Gary Glitter found guilty of abusing three girls

Gary Glitter. Picture: Getty
Gary Glitter. Picture: Getty
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“HABITUAL sexual predator” Gary Glitter could face further charges after being convicted of sexually abusing three young girls between 1975 and 1980.

In 2012, Glitter – real name Paul Gadd – became the first person to be arrested as part of the Operation Yewtree investigation that was launched in the wake of the Jimmy Savile scandal.

Yesterday 70-year-old Glitter was convicted of one count of attempted rape, four counts of indecent assault, and one count of sexual intercourse with a girl under 13 – an offence which ­carries a maximum sentence of life imprisonment. He was cleared of two counts of indecent assault and one count of administering a drug or other thing in order to facilitate sexual intercourse.

Speaking outside Southwark Crown Court in London after the verdict, Detective Chief Inspector Mick Orchard from Operation Yewtree said: “Paul Gadd has shown himself to be a habitual sexual predator who took advantage of the star status afforded to him by targeting young girls who trusted him and were in awe of his fame.

“His lack of remorse and defence that the victims were lying makes his crimes all the more indefensible. I am pleased that the jury were able to see through this.”

He added that he wanted to thank the victims for their bravery in coming forward and speaking out about their ordeals.

Mr Orchard added: “Paul Gadd was the first individual arrested under Operation Yewtree. This goes to highlight the complexities involved in dealing with offences of this nature and our determination to pursue all lines of inquiry, and wherever possible present these cases before the courts.”

When asked whether any other complainants had come forward during the course of the trial, a Met spokeswoman said: “Officers have received other information and it is currently being assessed.”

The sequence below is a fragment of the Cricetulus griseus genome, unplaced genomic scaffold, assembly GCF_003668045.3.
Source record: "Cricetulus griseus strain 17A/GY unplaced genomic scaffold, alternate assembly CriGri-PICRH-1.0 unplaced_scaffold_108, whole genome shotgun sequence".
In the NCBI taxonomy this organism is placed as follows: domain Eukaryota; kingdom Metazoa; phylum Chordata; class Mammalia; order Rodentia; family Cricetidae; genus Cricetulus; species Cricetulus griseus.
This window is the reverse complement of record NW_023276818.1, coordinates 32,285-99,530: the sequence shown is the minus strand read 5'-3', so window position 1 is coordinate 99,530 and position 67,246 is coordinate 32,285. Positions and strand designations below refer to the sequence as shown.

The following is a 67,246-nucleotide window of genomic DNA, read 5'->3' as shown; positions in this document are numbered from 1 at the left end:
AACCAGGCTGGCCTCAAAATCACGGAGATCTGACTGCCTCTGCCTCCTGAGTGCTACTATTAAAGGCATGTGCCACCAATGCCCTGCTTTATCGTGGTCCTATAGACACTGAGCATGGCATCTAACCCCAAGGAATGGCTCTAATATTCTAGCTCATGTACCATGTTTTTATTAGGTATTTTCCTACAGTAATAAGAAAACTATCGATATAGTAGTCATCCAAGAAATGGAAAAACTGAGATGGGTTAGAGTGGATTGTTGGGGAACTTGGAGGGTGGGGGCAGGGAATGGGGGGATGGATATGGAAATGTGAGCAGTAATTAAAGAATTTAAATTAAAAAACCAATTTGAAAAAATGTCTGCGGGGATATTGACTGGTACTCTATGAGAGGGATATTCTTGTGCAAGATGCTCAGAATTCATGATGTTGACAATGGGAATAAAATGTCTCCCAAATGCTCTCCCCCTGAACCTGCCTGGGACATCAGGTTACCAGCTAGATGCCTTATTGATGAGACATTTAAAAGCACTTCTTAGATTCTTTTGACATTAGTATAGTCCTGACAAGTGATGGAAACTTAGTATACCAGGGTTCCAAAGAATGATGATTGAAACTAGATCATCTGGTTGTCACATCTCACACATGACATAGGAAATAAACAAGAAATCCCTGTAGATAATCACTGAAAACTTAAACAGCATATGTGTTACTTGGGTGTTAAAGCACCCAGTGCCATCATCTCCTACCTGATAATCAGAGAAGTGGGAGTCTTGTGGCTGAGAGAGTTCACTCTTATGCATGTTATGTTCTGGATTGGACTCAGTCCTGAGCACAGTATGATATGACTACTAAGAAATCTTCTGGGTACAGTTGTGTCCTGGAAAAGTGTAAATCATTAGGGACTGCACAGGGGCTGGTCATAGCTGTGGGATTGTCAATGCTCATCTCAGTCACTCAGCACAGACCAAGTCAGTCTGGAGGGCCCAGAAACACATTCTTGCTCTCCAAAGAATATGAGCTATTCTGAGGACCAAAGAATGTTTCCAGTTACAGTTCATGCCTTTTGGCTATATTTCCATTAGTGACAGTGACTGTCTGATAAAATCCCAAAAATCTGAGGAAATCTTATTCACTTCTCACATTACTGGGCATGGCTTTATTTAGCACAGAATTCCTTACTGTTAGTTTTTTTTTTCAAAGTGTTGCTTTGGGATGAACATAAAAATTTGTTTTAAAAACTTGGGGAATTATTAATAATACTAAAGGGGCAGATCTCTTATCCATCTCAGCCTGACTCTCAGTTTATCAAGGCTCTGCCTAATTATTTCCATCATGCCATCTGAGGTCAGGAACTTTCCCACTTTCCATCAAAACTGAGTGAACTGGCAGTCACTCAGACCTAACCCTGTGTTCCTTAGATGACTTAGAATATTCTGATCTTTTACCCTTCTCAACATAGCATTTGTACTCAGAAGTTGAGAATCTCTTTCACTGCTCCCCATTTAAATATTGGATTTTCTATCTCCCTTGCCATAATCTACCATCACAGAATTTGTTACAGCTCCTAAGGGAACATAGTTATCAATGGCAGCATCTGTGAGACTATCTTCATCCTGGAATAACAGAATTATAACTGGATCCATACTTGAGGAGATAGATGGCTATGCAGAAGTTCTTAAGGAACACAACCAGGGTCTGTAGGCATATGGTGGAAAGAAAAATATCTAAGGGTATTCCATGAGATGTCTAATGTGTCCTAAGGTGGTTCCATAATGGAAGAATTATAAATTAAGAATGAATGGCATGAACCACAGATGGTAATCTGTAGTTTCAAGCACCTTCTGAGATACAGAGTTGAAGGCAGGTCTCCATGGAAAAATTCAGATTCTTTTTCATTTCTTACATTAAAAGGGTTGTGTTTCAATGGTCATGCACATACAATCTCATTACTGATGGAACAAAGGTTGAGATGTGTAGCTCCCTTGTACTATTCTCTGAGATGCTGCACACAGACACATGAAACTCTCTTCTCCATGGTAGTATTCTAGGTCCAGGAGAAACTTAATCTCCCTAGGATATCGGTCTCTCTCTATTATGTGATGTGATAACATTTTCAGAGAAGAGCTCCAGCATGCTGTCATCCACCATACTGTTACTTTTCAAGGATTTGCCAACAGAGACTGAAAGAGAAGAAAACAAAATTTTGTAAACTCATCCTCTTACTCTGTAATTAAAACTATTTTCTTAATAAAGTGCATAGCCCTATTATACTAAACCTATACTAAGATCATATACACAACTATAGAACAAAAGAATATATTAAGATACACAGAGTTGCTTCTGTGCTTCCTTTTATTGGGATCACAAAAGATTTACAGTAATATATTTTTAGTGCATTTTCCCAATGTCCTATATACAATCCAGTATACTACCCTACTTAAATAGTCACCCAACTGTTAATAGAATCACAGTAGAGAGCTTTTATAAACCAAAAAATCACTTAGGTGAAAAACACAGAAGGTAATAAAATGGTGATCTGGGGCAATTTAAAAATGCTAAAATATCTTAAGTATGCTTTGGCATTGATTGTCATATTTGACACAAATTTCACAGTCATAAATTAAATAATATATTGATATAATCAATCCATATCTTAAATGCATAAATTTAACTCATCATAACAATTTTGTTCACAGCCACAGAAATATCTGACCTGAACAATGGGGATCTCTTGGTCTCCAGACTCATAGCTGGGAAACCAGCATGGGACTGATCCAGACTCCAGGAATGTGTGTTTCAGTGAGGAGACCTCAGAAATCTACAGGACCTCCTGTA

Glitter was at the height of his fame when he preyed on the youngsters, who thought no-one would believe their word over that of a celebrity.

He attacked two girls, aged 12 and 13, after inviting them backstage to his dressing room and isolating them from their ­mothers.

The 12-year-old, who had been drinking champagne, was invited back to his hotel room where Glitter told her that comic Spike Milligan had a gun and was after him for sleeping with his wife.

After her mother was taken from the room by his manager Mike Leander, the youngster was led into a bedroom where ­Glitter had sex with her.

The 70-year-old’s youngest victim was less than ten years old when he crept into her bed and tried to rape her in 1975.

In November 1999, the glam-rocker ­suffered a spectacular fall from grace when he admitted possessing 4,000 images of child ­pornography and was jailed for four months and listed as a sex offender.

The Metro­politan Police’s Operation Yewtree investigation has already seen high-profile figures convicted of historical sexual offences, including the former Radio 1 DJ Dave Lee Travis and PR guru Max Clifford.

Glitter will be sentenced on 27 February.

Remanding Glitter in custody, judge Alistair McCreath ordered pre-sentence reports.


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Rise and fall of glam-rock star first jailed over child porn haul

Glitter was born Paul Gadd in Banbury, Oxfordshire, in 1944 and began his search for fame in his teenage years as a singer on the club circuit.

He got in at the start of the glam craze in 1972 and was propelled to stardom by the Glitter persona he invented.

The name was chosen after Gadd worked through the letters of the alphabet looking for other words starting with “G”. His breakthrough hit, Rock And Roll (Parts One And Two), reached the top 10 in both the US and UK and in the following years Gadd proved his songwriting and performing talent with frequent chart-toppers.

The glam era was bright but short, and as it fizzled out Glitter found himself divorced, bankrupt and struggling with alcohol abuse. In the 1980s and 1990s he enjoyed occasional comebacks and a measure of celebrity touring as a student novelty act.

In November 1997 his laptop computer was serviced and an engineer found thousands of child porn images on its hard drive. He was sentenced in 1999 to four months, serving half.

Glitter left the country, living off royalties estimated at £100,000 year. He was discovered by journalists living in Spain and moved to Cuba and then to South East Asia. He was kicked out of Cambodia in 2003 and moved to Thailand and then to Vietnam.

Glitter was arrested trying to board a flight after allegations that he molested two girls, aged 11 and 12, at his home in the resort town of Vung Tau.

He was convicted in 2006 and spent almost three years in prison. After his release he returned to the UK in 2008 and has a home in central London.

In October 2012 he became the first person arrested as part of Operation Yewtree, the investigation launched in the wake of abuse claims against Jimmy Savile.